Sunday, 29 April 2012

That's my Kindle in the fetching turquoise stripey case
I wrote earlier in the year about my decision to take part in the Eclectic Reader Challenge and the reasons behind this. Several months have passed and I admit I haven’t made huge inroads into my list of titles. Which is peculiar, because I always have a book on the go. In fact, all I seem to have done is change the list a bit, and not in a making-it-easier way. It now looks like this.


The Murder Wall (Mari Hannah)
Me Before You (JoJo Moyes)

Deathwatch (Nicola Morgan) and Pure (Julianna Baggott)
A Game of Thrones (George RR Martin) or The Passage (Justin Cronin)
Science Fiction
Flow My Tears, the Policeman Said (Philip K Dick)
Bluestockings (Jane Robinson)

The Odessa File (Frederick Forsyth)
Great Expectations (Dickens)
My favourite genre

I have already written about some of my initial choices, but here’s how I filled in most of the gaps.

A Twitter friend, Rebecca Bradley, recommended Jojo Moyes’ Me Before You as an excellent example of a modern romantic novel, and the Amazon reviews back this up. This is a genre I never knowingly read, but at least I’m consistent: I don’t watch romantic movies either.

I thought I was on firm ground when I chose Deathwatch by Nicola Morgan as my YA read (a genre which didn’t exist when I was growing up). I’m an admirer of Nicola’s no-nonsense approach to getting published, and it was she who persuaded me to sign up for Twitter. However, when I was deciding whether to read the Berwick Book Group’s April choice, Pure by Andrew Miller, I came across a book of the same name by Julianna Baggott which sounded much more tempting than Miller's. It’s set in a post-apocalyptic world where many of those who survived ‘the Detonation’ have to live with whatever they were touching at that moment fused to them, be it a toy, a chair or even another person. Those images alone made me load this book on to my Kindle. So I'll be reading two YA novels.

What is it about fantasy novels that they have to be so huge? Here again I have two candidates, but I doubt I’ll be able to manage them both this year. A Game of Thrones (780 pages) was chosen because my husband loves the TV serialisation and I thought I might persuade him to put down his WW2 non-fiction and read it after me. Then I saw a review of The Passage (765 pages) and it sounded too interesting to ignore. I might have to resort to eenie-meenie-minee-mo.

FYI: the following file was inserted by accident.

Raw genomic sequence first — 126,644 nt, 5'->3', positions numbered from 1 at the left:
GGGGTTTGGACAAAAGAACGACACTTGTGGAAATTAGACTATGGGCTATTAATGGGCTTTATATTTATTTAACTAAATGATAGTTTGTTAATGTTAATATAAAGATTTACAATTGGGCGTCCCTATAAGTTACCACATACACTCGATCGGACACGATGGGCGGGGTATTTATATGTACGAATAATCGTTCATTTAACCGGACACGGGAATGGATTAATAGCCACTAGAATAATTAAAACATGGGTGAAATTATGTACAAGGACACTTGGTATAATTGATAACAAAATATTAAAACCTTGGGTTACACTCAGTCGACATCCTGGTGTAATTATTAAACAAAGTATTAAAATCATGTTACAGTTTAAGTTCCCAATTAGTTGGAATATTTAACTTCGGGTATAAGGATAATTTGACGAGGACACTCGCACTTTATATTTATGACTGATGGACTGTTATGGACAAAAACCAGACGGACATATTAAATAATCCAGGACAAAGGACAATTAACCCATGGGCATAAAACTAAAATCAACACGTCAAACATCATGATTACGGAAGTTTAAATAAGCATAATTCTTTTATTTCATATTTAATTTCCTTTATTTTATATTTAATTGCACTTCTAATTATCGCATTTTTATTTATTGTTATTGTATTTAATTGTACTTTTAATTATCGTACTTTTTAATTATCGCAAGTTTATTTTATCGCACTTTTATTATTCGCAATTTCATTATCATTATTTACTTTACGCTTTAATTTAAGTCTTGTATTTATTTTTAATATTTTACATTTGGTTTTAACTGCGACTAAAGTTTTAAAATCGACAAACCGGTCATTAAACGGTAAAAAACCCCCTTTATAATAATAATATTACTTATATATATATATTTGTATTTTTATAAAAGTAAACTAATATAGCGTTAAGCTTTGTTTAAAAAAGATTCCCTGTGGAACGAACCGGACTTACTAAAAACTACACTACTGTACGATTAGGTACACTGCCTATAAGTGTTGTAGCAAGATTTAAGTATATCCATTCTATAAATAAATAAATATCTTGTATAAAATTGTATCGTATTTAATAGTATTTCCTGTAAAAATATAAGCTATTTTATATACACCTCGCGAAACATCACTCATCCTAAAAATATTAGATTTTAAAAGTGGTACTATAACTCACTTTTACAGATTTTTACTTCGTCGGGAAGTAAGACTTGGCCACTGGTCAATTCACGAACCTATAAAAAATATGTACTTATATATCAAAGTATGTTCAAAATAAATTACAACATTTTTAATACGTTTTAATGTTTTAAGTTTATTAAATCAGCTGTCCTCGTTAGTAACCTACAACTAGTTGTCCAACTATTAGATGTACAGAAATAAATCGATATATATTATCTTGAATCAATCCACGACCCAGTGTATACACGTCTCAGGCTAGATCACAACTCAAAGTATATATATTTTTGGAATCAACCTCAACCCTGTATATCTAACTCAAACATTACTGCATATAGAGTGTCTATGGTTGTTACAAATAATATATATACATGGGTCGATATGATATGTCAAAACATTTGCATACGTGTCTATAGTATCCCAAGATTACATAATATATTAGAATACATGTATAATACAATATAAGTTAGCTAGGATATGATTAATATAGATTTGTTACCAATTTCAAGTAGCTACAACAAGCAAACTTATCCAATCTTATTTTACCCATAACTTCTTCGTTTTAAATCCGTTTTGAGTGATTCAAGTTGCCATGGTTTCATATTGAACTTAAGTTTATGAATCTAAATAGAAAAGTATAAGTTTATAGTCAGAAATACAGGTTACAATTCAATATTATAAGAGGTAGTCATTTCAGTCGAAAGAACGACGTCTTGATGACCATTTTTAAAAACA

The recent rumpus about TV reviewer AA Gill being mean to Professor Mary Beard helped me make my non-fiction choice. I read a profile of her which said she used to parody the image of female intellectuals by wearing blue stockings. This reminded me that I had bought myself Bluestockings, which explored the fight for women to get a university education back in the days when ‘doctors warned that if women studied too hard their wombs would wither and die’. I was especially pleased to have chosen this book: as I took it down from the shelf a £20 note fell out, a Christmas gift from an aunt.

Finally, I’ve plumped for The Odessa File to fill the thriller slot, in honour of Frederick Forsyth’s appearance at this year’s CrimeFest in May. I have never read any of his work before, although I’m a big fan of some of the film adaptations. It’s not often I watch a film and read the book afterwards, so this will be doubly interesting.

So that leaves literary, historical and horror fiction, and this is where YOU come in. If you have any favourites in those genres, please let me know in the comments below or tweet me @JanetOkane (I’ve come to realise that unfortunately some folk have problems leaving comments on Blogger blogs).

I promise to make my reading selections based on your recommendations!


  1. Hi Janet. For historical fiction I would recommend Agincourt by Bernard Cornwell. It's not a genre I usually read but bought a copy for 50p at our village hall. It (and he) is brilliant. Literary fiction would be either 'The Sea' by John Banfield (Booker prizewinner) or Revolutionary Road by Richard Yates. Absolutely no idea about horror!

  2. Hi Janet - for historical fiction, what about An Instance of the Fingerpost by Ian Pears, or Paul Scott's Raj Quartet (I know it seems odd to me to think of the 1940s as history, but they certainly are to my children's generation)? I have recently borrowed a little book called 'Bloomsbury 100 Must-Read Historical Novels' from the library, and there are lots listed that I have never even heard of, ignoramus that i am. More for the tottering TBR tower...

    I am not exactly sure what literary fiction means, but maybe 'The Towers of Trebizond' by Rose Macaulay? You've probably already read it, but if not it is a wonderful book (and not too long!). Or - and I'm not sure if this is 'literary' enough - 'Memoirs of a Geisha'? Or 'The Prime of Miss Jean Brodie'. Lastly, 'The Go-Between'?

    Have never read a horror novel and haven't a clue who writes them - I should probably do this Eclectic Reader thingy myself.

    Best wishes


  3. Janet - For literary, I loved Julian Barnes 'Sense of an Ending' and I would recommend this. I have also just bought Anne Tyler's latest book. Not sure if you're a Tyler fan but her books are wonderful and I would recommend any of them.

    For historical fiction I would recommend Shona McLean. Her first book is 'The Redemption of Alexander Seaton' which starts the series. There is a review of Crucible of Secrets on my blog. Sarah

    Can't help with horror....